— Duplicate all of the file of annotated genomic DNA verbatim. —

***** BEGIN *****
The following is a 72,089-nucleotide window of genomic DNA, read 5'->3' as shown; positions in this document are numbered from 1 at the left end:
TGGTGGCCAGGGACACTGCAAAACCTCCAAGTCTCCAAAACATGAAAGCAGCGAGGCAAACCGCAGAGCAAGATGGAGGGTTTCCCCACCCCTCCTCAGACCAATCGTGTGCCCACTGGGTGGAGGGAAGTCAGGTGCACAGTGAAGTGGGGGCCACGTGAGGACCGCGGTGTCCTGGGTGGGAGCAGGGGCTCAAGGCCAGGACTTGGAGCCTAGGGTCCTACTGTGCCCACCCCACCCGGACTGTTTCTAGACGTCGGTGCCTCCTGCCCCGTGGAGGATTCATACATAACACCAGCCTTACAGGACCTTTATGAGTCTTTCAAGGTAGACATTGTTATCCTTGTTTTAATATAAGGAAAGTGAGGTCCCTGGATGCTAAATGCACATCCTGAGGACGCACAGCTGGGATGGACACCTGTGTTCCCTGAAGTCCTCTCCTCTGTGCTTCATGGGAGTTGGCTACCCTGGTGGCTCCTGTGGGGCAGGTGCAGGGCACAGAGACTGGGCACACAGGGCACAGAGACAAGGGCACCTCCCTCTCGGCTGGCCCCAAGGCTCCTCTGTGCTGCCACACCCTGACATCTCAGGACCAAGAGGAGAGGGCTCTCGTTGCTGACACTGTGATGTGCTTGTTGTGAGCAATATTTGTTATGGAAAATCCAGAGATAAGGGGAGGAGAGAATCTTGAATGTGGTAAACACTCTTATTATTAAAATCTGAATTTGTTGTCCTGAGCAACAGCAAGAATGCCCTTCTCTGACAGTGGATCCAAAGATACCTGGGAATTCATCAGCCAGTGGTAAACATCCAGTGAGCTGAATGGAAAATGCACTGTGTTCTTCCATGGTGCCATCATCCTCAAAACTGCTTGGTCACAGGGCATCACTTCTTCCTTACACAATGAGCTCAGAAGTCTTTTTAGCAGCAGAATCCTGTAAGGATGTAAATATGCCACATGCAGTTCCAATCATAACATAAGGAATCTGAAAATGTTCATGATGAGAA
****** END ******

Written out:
The following is a 72,089-nucleotide window of genomic DNA, read 5'->3' as shown; positions in this document are numbered from 1 at the left end:
TGGTGGCCAGGGACACTGCAAAACCTCCAAGTCTCCAAAACATGAAAGCAGCGAGGCAAACCGCAGAGCAAGATGGAGGGTTTCCCCACCCCTCCTCAGACCAATCGTGTGCCCACTGGGTGGAGGGAAGTCAGGTGCACAGTGAAGTGGGGGCCACGTGAGGACCGCGGTGTCCTGGGTGGGAGCAGGGGCTCAAGGCCAGGACTTGGAGCCTAGGGTCCTACTGTGCCCACCCCACCCGGACTGTTTCTAGACGTCGGTGCCTCCTGCCCCGTGGAGGATTCATACATAACACCAGCCTTACAGGACCTTTATGAGTCTTTCAAGGTAGACATTGTTATCCTTGTTTTAATATAAGGAAAGTGAGGTCCCTGGATGCTAAATGCACATCCTGAGGACGCACAGCTGGGATGGACACCTGTGTTCCCTGAAGTCCTCTCCTCTGTGCTTCATGGGAGTTGGCTACCCTGGTGGCTCCTGTGGGGCAGGTGCAGGGCACAGAGACTGGGCACACAGGGCACAGAGACAAGGGCACCTCCCTCTCGGCTGGCCCCAAGGCTCCTCTGTGCTGCCACACCCTGACATCTCAGGACCAAGAGGAGAGGGCTCTCGTTGCTGACACTGTGATGTGCTTGTTGTGAGCAATATTTGTTATGGAAAATCCAGAGATAAGGGGAGGAGAGAATCTTGAATGTGGTAAACACTCTTATTATTAAAATCTGAATTTGTTGTCCTGAGCAACAGCAAGAATGCCCTTCTCTGACAGTGGATCCAAAGATACCTGGGAATTCATCAGCCAGTGGTAAACATCCAGTGAGCTGAATGGAAAATGCACTGTGTTCTTCCATGGTGCCATCATCCTCAAAACTGCTTGGTCACAGGGCATCACTTCTTCCTTACACAATGAGCTCAGAAGTCTTTTTAGCAGCAGAATCCTGTAAGGATGTAAATATGCCACATGCAGTTCCAATCATAACATAAGGAATCTGAAAATGTTCATGATGAGAA